TB, Transitions, and Tying the Knot

Dear blog, I apologize for the neglect over the past two months. So much has happened that it has felt impossible to stop for a second and try to reflect on things. Each day has been about processing the newest life change.

In the past two months I:
• finished my yoga teacher training
• stopped my TB meds and had my first drink of alcohol in 4 months
• got engaged!!!
• moved from our teeny beloved apartment in the city to a two-family home outside the city
• ended my job

How does one even write about all of these huge events/transitions? These are all tremendously exciting and positive events, but even so transitions are a challenge for me. I have learned that in times of transition most people are going to be anxious so with someone who has a proclivity towards anxiety I should expect to feel especially uncomfortable. Instead of trying to fight it or figure it out I have decided my best course is to try to feel comfortable with being uncomfortable.

Here is how each transition has been going:

• Finished my yoga teacher training – I had dinner and drinks (!) with my yoga teacher trainee friends recently and one of them shared that she felt like during yoga training she was this amazing version of herself and now she just feels like a normal flawed person again. I am glad I am not the only one! The training does not feel like it happened to me. It seems strange that I was so engrossed in sequences, alignment, and breath work, and now those are just things I think about occasionally in a yoga class. During training, I was trying to meditate everyday and read about yoga non-stop and now it is a challenge for me to work out regularly and I am reading about weddings. We decided at dinner that it was such a fast transition from being normal people to extreme yogis that we should forgive ourselves if we have slacked on attending yoga classes or stopped meditating. Hopefully we will find our yogi path again.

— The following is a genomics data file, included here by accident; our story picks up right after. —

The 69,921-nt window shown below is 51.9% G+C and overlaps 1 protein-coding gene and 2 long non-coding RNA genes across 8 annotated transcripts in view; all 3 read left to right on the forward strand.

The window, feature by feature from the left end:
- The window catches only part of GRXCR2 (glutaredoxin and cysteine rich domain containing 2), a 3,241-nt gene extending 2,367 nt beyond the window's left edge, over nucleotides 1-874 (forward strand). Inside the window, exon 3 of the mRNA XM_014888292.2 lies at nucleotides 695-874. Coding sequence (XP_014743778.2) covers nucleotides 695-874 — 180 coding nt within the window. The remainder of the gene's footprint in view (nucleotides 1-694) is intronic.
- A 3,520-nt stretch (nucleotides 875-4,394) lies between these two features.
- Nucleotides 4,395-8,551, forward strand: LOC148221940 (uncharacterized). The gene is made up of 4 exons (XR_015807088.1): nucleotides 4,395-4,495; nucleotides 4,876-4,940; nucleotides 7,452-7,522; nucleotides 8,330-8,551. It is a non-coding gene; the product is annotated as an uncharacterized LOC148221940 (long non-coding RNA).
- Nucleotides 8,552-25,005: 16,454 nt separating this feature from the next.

• Stopped my TB meds and had my first drink of alcohol in 4 months – This is another area of my life where it seems surreal that it actually happened to me and that I did not have a sip of alcohol for 4 months. Now that I have the freedom to drink again I just can’t imagine not being able to make that choice. Perhaps it was not as much about the alcohol, but the fact that someone told me there was something I could not have. It made it seem even more enticing being told I could not have it (like being 19 again and just wanting to be able to drink like an adult).